• January 26, 2011
  • 02:00 AM
  • 775 views

A tale of ‘shacking up’: forces affecting cohabitation

by SAGE Insight in SAGE Insight

Shacking up: an autoethnographic tale of cohabitation From Qualitative Inquiry There is little doubt the landscape of family life has changed over recent decades. As divorce rates thrive and step families are far more common, family relationships may be more complex for many compared to previous generations. This paper is an autoethnographic account of the [...]... Read more »

  • January 25, 2011
  • 12:11 PM
  • 1,351 views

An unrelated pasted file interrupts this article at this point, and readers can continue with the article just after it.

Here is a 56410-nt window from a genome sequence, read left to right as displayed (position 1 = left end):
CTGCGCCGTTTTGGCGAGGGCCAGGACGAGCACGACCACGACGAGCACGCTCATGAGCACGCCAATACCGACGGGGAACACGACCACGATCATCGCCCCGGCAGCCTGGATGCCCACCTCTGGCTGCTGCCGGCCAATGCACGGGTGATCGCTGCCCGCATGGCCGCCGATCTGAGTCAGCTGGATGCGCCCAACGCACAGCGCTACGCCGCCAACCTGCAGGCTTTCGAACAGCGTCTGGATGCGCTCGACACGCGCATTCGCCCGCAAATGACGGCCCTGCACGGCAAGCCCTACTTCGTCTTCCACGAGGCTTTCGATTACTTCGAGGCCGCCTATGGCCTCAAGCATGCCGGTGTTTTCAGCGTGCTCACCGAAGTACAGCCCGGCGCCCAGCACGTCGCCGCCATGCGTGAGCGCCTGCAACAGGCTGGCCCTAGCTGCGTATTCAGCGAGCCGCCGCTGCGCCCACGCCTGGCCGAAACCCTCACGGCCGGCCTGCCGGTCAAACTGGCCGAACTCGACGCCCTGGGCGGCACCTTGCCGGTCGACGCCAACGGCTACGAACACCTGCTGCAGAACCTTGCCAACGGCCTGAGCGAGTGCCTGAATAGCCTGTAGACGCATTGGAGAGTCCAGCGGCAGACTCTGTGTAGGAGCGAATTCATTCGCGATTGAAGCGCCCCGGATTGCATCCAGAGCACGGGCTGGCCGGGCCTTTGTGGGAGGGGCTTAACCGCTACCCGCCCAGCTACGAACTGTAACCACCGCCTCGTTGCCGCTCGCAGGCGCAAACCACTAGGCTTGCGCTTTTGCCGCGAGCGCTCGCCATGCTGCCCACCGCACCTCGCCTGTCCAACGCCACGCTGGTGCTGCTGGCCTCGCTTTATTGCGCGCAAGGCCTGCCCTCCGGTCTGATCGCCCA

The Religion Gene (II)

by Cris Campbell in Genealogy of Religion

In his paper purporting to show that a beneficial, baby-making “religion gene” will sweep through a population and eventually make everyone religious, Robert Rowthorn ignores this inconvenient fact: nearly everyone in the world is already religious. Here is how it breaks down:

Because fifty percent of the “Non-Religious” group is theistic but not “religious,” we can [...]... Read more »

Rowthorn, R. (2011) Religion, fertility and genes: a dual inheritance model. Proceedings of the Royal Society B: Biological Sciences. DOI: 10.1098/rspb.2010.2504  

  • January 24, 2011
  • 03:38 PM
  • 746 views

"Packing" Autistic Kids: A French Scandal

by Neuroskeptic in Neuroskeptic